Individual and group behavioural reactions of small delphinids to remote biopsy sampling

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Abstract:

Biopsy sampling is an effective technique for collecting cetacean skin and blubber samples for various biological studies. However, determining the impact of this research practice is important, as it may vary between sites, species and equipment used. We examined the short-term behavioural reactions of four small (160–278 cm in length) delphinid species (Stenella longirostris, S. attenuata, Tursiops aduncus and Peponocephala electra) to remote biopsy sampling in the vicinity of the island of Mayotte (12°50'S, 45°10'E, SW Indian Ocean). Two scales of behavioural reactions were considered: i) the behavioural reaction of the individual, and ii) the reaction of the focal group to which the targeted individual belonged. Three main categories of behavioural responses were defined on the basis of character and duration: low, moderate and strong. This study underlines that biopsy sampling induces moderate reactions in individuals. No inter-specific variations of responses, at the scale of the individual or focal group, were observed. In other words, smaller delphinids were not more reactive than larger ones. No effect of group size was observed on the strength of behavioural reactions. However, it was clear that biopsy success during sampling sessions was higher in species with large group size. Finally, in the spinner dolphin (S. longirostris), we investigated whether initial behavioural state affected the level of reaction. Resting and socialising groups showed a stronger response than milling and travelling groups. This study confirms the limited impact of remote biopsy sampling in small delphinids, especially in the spinner dolphin. However, as a precautionary approach, wherever possible, biopsy sampling of milling and travelling dolphins may be preferable.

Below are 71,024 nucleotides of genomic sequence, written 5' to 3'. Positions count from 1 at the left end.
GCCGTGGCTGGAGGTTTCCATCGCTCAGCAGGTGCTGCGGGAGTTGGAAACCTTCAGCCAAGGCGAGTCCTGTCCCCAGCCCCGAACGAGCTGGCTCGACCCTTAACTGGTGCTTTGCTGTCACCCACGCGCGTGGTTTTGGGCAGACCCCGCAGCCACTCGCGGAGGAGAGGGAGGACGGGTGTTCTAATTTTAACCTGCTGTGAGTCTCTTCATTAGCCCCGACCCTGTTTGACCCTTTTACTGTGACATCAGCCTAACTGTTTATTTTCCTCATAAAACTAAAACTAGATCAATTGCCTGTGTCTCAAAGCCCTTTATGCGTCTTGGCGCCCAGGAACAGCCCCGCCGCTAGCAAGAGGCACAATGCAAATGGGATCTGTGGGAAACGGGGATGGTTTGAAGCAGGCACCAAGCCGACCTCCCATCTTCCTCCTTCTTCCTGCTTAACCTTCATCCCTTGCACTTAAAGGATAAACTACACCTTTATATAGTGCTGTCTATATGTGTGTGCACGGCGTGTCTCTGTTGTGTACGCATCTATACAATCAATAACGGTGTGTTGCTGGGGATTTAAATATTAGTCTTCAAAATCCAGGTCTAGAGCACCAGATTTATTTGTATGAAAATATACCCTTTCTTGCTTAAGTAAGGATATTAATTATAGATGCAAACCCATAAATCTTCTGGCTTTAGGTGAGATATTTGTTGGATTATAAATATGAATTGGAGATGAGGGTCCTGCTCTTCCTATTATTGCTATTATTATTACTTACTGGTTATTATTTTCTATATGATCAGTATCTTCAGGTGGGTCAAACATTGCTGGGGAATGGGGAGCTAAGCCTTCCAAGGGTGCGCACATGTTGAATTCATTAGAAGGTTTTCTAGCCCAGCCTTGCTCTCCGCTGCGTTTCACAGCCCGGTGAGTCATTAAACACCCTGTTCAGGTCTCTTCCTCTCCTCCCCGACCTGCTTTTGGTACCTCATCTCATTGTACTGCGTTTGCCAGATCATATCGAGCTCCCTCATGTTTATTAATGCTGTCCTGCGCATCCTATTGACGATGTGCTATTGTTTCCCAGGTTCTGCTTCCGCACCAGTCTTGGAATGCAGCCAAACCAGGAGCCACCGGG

Keywords: ANIMAL WELFARE; BEHAVIOURAL IMPACT; DOLPHINS; GROUP REACTIONS; INDIVIDUAL REACTIONS; REMOTE BIOPSY SAMPLING

Document Type: Research Article

Publication date: November 1, 2010

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